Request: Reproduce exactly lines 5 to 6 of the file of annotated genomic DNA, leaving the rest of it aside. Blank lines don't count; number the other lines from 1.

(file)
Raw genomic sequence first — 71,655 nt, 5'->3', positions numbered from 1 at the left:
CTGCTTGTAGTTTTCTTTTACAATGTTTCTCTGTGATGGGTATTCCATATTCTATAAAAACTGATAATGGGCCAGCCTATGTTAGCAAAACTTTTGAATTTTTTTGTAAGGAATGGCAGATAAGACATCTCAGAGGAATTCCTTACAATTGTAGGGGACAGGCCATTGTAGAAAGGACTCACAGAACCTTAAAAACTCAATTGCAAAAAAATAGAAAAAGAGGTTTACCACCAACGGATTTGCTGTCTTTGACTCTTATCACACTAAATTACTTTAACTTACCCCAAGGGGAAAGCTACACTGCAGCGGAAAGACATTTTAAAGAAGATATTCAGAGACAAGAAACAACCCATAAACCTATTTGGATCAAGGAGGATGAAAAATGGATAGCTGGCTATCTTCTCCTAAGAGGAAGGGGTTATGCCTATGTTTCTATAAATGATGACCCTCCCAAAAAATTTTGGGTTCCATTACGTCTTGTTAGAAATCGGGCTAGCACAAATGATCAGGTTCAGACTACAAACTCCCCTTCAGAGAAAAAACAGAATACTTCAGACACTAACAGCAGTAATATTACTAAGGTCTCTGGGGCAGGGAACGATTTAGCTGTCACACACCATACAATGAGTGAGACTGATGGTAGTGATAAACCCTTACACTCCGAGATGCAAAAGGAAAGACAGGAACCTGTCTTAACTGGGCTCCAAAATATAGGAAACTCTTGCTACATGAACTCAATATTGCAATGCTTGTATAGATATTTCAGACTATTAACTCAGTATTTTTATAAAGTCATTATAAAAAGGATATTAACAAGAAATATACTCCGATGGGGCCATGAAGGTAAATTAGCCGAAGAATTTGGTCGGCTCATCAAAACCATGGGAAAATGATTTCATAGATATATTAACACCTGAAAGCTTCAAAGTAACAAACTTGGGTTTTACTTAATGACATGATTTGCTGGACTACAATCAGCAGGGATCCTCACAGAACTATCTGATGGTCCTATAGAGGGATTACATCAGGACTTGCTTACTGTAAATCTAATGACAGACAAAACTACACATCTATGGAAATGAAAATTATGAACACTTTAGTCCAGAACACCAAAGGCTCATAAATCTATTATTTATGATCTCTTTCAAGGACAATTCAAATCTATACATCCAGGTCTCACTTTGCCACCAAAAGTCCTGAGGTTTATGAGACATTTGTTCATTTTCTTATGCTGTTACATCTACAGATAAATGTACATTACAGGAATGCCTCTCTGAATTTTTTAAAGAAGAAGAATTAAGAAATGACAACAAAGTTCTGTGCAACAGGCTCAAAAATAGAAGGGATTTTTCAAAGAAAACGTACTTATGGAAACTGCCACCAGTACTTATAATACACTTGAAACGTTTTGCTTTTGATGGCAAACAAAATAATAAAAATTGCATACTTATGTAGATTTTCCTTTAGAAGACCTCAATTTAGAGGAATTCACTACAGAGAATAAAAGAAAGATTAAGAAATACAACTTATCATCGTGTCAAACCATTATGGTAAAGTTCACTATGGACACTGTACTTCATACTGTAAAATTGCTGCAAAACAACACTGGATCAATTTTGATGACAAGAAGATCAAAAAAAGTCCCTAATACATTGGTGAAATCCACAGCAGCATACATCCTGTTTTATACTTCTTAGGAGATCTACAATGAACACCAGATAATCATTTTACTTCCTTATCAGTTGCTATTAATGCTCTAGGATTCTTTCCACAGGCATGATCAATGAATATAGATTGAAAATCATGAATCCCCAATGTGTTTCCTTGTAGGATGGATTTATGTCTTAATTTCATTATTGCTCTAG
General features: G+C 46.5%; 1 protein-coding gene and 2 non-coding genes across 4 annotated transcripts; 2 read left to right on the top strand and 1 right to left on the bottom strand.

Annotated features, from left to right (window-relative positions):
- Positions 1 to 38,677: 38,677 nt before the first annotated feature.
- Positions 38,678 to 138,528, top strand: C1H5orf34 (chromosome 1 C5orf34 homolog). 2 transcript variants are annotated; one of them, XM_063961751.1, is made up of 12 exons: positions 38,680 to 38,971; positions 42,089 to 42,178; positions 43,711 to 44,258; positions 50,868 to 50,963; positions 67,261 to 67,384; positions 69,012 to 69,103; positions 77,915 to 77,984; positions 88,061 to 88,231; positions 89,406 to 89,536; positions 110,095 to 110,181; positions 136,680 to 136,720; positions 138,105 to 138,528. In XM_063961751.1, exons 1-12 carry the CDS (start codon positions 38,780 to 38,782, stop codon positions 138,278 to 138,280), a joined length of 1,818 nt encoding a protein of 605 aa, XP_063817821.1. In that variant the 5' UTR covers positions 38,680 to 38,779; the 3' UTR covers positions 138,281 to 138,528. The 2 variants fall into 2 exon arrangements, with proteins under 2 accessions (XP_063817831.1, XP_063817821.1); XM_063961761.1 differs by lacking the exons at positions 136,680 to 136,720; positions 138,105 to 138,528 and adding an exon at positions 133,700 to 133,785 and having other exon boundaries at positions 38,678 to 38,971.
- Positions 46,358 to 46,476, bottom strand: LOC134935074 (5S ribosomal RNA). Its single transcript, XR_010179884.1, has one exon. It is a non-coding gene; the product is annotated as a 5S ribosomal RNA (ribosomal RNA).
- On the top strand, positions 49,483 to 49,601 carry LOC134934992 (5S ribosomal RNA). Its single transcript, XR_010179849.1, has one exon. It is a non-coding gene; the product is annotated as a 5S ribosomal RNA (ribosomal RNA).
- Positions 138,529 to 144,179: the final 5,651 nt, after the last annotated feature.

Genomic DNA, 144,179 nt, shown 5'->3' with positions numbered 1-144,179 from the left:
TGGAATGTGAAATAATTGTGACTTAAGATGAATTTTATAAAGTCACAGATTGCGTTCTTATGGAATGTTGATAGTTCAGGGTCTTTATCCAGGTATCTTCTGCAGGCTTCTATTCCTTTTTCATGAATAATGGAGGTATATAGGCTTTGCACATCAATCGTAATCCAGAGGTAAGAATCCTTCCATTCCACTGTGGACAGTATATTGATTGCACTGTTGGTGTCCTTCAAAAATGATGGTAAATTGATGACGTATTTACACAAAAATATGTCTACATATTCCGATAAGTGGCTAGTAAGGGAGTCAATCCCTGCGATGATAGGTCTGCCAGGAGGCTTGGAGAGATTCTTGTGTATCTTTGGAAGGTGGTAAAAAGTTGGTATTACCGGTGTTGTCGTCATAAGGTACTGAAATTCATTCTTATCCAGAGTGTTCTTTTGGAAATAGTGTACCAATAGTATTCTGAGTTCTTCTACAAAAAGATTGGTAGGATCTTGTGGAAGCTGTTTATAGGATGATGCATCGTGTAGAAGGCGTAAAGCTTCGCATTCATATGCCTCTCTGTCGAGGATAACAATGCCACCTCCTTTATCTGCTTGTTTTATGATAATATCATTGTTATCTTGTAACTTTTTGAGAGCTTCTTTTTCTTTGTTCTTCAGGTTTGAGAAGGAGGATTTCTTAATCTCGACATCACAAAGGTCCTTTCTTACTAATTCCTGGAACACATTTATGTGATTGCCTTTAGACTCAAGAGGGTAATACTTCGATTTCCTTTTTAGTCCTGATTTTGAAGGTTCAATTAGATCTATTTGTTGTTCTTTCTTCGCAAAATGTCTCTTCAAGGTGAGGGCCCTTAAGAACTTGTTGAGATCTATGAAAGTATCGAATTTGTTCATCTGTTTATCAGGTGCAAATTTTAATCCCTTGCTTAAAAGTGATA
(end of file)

- Positions 1 to 38,677: 38,677 nt before the first annotated feature.
- Positions 38,678 to 138,528, top strand: C1H5orf34 (chromosome 1 C5orf34 homolog). 2 transcript variants are annotated; one of them, XM_063961751.1, is made up of 12 exons: positions 38,680 to 38,971; positions 42,089 to 42,178; positions 43,711 to 44,258; positions 50,868 to 50,963; positions 67,261 to 67,384; positions 69,012 to 69,103; positions 77,915 to 77,984; positions 88,061 to 88,231; positions 89,406 to 89,536; positions 110,095 to 110,181; positions 136,680 to 136,720; positions 138,105 to 138,528. In XM_063961751.1, exons 1-12 carry the CDS (start codon positions 38,780 to 38,782, stop codon positions 138,278 to 138,280), a joined length of 1,818 nt encoding a protein of 605 aa, XP_063817821.1. In that variant the 5' UTR covers positions 38,680 to 38,779; the 3' UTR covers positions 138,281 to 138,528. The 2 variants fall into 2 exon arrangements, with proteins under 2 accessions (XP_063817831.1, XP_063817821.1); XM_063961761.1 differs by lacking the exons at positions 136,680 to 136,720; positions 138,105 to 138,528 and adding an exon at positions 133,700 to 133,785 and having other exon boundaries at positions 38,678 to 38,971.